Prudence, paranoia and the white minivan
Let's go back to the beginning of the incident at Fancher School. A group of kids - and remember, Fancher houses fifth- and sixth-graders - runs ahead of the rest of the class after outdoor physical education.
Waiting outside the school in a white minivan is a man who is a substitute teacher for the school district, but who doesn't get assigned to Fancher very much. His wife was subbing at Fancher that day, and he's there to pick her up.
Being a responsible adult, he speaks to these apparently unsupervised kids. Nothing's wrong.
But imagine this: One of the kids goes home and tells a parent, "This creepy guy talked to us outside school today."
If you've been a parent of a sixth-grader, particularly a sixth-grade girl, you'll know that any male over 30 is, by definition, "creepy." But if you're the parent of a sixth-grade girl, and she tells you a "creepy guy" talk to her outside school, you'd be a responsible adult and make sure the school administration knew about it.
The school administration, being responsible, would then gather information about what happened. Maybe there was a threat, maybe not, but it's prudent to let police know.
There's enough weird stuff going on that it's best to err on the side of caution.
It's also prudent to give parents a clue. Imagine the headlines if something really were amiss: SCHOOL KNEW ABOUT THREAT, DID NOTHING - subhead: SEARCH FOR MISSING GIRL CONTINUES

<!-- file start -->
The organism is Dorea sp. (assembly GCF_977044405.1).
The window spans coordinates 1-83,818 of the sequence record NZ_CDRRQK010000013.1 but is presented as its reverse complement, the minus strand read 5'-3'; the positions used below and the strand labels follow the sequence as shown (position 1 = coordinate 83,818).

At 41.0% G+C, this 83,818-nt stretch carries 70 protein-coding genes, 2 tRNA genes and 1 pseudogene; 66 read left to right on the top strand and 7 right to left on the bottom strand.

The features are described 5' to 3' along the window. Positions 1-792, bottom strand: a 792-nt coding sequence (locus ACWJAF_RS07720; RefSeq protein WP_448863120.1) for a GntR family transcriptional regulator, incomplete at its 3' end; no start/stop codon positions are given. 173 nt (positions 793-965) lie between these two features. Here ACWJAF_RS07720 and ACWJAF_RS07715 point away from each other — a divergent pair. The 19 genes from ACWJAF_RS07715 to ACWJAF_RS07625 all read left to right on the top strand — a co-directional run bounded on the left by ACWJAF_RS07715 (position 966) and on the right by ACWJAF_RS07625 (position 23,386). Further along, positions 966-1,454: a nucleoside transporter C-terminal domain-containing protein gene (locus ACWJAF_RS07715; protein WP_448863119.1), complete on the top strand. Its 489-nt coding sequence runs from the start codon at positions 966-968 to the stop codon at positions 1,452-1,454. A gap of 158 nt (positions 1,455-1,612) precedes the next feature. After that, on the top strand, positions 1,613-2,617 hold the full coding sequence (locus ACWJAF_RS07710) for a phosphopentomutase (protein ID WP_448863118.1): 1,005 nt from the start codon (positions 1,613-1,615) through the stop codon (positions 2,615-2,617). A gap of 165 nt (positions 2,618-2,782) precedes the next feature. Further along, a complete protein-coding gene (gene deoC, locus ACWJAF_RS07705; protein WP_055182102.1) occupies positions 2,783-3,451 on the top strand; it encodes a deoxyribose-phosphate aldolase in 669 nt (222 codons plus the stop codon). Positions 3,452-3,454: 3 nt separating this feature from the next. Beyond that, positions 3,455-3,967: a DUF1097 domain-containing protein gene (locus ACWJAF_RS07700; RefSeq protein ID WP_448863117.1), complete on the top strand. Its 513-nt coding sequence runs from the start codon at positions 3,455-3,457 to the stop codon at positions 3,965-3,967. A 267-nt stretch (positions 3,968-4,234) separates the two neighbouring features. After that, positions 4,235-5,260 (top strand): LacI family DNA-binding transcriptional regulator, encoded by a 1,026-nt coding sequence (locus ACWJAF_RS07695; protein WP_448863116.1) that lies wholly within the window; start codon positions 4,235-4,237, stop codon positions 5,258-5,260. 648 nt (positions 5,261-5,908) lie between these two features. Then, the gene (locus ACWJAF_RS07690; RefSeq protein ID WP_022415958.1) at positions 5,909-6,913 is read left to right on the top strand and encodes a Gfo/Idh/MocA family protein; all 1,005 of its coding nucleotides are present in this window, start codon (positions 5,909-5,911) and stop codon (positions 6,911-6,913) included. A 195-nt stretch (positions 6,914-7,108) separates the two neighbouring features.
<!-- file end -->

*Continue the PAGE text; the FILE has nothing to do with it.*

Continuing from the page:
No, let's get the police on board and notify parents. That's prudent and responsible.
As soon as the note from school went home, the Sun began to get phone calls and message-board postings from people - good parents who wanted to be responsible - who wanted to know more about the incident. The newspaper did the responsible thing, gathered what information there was, and presented it.
The police did the responsible thing and increased patrols around Fancher.
In short order, police identified a possible suspect, but determined there was no wrongdoing. That, too, was made public.
Finally, the actual guy in the actual white minivan comes forward and tells what happened. Now it all fits, and it's all perfectly harmless.
What strikes me is that everyone did the responsible thing. We were looking out for one another. Every single move was aimed at keeping our kids safe.
And our kids are safe, because we look out for them.